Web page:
Thursday, July 4, 2013

The Role of Public Manager explained with People and Performance Model in Bhutanese Context



Many similar People and Performance Models have been developed by the applied researchers attempting to link human resources management to the performance outcome. The academicians/researchers have made numerous contributions in the past decades which claim to reveal that the HR practices are positively related to performance (Arthur, 1994; Huselid, 1995). There is little doubt any more that there is a clear connection between the way people are managed and organizational performance (Purcell, 2003). However in the scholarly publications, it is acknowledged that till now existing work fails to address or explore the exact empirical processes how HR practices may impact on performance (Harney & Jordan, 2008). It remains true that little is known about the mechanisms by which HR practices translate into competitive success (Savaneviciene & Stankeviciute, 2010). Due to the lack of understanding on mediating variables and their effect on HRM-Performance linkage the existing gap in explaining this link is referred to the “black box“(Boselie, Dietz & Boon, 2005). This paper while accepting the importance of Human Resources practices will discuss the role of public managers in eliciting and sustaining optimal performance from the people and what are the limitations the managers have in functions of Human Resources Management.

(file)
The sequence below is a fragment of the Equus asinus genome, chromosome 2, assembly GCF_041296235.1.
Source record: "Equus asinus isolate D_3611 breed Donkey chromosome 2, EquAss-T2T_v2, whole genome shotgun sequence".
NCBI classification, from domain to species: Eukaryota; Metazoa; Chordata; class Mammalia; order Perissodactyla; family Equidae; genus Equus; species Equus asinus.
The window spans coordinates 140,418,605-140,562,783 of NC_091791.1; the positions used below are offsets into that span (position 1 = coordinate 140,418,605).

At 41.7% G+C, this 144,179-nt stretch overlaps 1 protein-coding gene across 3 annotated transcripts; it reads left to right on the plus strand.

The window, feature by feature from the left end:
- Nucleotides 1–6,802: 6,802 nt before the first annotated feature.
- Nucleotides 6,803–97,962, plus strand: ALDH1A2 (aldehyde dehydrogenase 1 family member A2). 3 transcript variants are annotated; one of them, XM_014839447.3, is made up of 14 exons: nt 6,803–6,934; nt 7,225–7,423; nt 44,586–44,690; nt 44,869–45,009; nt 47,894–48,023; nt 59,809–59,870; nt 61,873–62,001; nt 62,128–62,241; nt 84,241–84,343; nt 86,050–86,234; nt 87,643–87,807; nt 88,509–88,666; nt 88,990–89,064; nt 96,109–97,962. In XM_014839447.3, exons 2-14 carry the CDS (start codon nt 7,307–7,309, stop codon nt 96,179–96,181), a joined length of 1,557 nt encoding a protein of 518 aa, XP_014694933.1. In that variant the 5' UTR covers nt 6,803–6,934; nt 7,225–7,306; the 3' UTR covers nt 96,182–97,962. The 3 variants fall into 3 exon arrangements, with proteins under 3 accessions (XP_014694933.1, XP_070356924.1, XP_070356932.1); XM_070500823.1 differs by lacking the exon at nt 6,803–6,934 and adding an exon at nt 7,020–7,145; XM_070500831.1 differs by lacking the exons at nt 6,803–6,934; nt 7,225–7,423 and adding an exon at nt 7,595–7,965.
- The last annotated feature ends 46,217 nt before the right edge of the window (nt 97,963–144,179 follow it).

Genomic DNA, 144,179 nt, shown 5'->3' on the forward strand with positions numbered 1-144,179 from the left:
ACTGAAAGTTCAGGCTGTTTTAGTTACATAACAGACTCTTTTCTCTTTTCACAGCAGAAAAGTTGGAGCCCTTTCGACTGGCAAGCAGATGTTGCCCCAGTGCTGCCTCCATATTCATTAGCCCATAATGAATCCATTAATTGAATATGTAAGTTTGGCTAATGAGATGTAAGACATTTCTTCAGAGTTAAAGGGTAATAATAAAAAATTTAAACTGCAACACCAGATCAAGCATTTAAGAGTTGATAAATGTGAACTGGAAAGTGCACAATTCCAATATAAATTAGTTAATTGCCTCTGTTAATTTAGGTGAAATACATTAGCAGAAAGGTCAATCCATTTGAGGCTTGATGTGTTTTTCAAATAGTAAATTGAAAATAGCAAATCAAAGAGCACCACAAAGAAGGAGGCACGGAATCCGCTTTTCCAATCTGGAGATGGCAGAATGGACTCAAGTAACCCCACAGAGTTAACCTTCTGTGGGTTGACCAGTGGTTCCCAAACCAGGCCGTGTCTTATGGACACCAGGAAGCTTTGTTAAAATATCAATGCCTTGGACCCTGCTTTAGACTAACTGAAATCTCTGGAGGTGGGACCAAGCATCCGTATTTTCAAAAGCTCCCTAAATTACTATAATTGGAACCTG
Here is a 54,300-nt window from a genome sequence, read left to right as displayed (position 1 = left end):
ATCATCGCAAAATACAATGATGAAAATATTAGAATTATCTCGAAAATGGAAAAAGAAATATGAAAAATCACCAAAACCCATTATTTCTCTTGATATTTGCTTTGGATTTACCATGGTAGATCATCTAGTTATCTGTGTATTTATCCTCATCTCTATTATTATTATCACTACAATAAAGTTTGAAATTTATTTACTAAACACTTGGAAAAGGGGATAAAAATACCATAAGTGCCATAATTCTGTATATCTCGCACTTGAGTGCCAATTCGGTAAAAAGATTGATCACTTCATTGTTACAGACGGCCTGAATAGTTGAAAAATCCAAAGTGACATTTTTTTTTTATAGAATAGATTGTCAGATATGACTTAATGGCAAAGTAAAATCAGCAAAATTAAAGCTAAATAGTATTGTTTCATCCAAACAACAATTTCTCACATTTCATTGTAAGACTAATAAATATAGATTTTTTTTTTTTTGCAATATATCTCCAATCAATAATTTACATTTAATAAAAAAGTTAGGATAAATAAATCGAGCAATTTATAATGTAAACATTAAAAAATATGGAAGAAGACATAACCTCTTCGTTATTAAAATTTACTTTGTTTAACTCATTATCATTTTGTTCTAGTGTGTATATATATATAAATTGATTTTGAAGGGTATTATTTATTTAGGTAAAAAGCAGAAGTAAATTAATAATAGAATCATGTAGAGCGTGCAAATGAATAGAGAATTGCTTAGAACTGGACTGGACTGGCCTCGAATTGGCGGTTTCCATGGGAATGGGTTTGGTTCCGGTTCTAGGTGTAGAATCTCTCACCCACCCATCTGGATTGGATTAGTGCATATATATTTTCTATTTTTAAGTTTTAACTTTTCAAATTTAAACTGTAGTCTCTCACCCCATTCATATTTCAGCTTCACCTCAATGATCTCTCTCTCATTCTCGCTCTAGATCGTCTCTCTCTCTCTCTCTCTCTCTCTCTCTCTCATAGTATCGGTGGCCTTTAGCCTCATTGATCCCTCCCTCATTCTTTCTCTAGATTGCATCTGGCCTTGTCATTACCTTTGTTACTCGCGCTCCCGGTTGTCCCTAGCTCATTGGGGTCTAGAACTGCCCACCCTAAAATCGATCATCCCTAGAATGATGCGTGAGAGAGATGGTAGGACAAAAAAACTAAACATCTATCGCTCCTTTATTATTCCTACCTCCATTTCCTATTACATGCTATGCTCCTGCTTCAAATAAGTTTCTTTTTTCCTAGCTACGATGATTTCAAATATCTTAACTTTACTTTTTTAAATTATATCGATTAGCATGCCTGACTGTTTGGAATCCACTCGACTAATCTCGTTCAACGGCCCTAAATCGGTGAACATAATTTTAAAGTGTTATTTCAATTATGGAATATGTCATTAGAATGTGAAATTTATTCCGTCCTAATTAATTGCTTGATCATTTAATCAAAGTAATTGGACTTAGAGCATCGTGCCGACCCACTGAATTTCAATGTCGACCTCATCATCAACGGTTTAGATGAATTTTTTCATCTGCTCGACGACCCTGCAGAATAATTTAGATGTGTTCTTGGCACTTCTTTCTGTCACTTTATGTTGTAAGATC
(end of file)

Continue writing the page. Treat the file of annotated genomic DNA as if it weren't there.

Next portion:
Though there are various theories attempting to find out what human resources strategies led to high performance outcome which is highly subjective, the relation between HR strategies and performance outcome will be explained using People and Performance Model. Interpretation of the size of the effects is as difficult as different studies linked different combination of practices and different measures of performance but they suggest that as much as 20-40 percent of the productivity difference between the firms may be accounted for difference in human resources strategies (Armstrong, 2009). Huselid(1995) found out that ‘productivity is influenced by employee motivation; financial performance is influenced by employee skills, motivation and organizational structures,’ after the ‘analysis of the responses of 968 US firms to a questionnaire exploring the use of high performance work practices.’ As stated earlier, various human resources strategies can be adopted by managers to enhance the human resources performance. As shown in the P&P model, one of the most important theories used to explain human resources outcome is Ability, Motivation and Opportunity (AMO) Model developed by Ölander and Thøgersen (1995). AMO theory explains the strategies used by managers to sustain optimum performance from their people. In the research done by Chartered Institute of Personnel and Development; the AMO Theory, role of management or line managers and other aspects of performance of model is explained succinctly. The importance of necessary ability cannot be undermined. The person must have skills, experience and knowledge to do current as well as future task.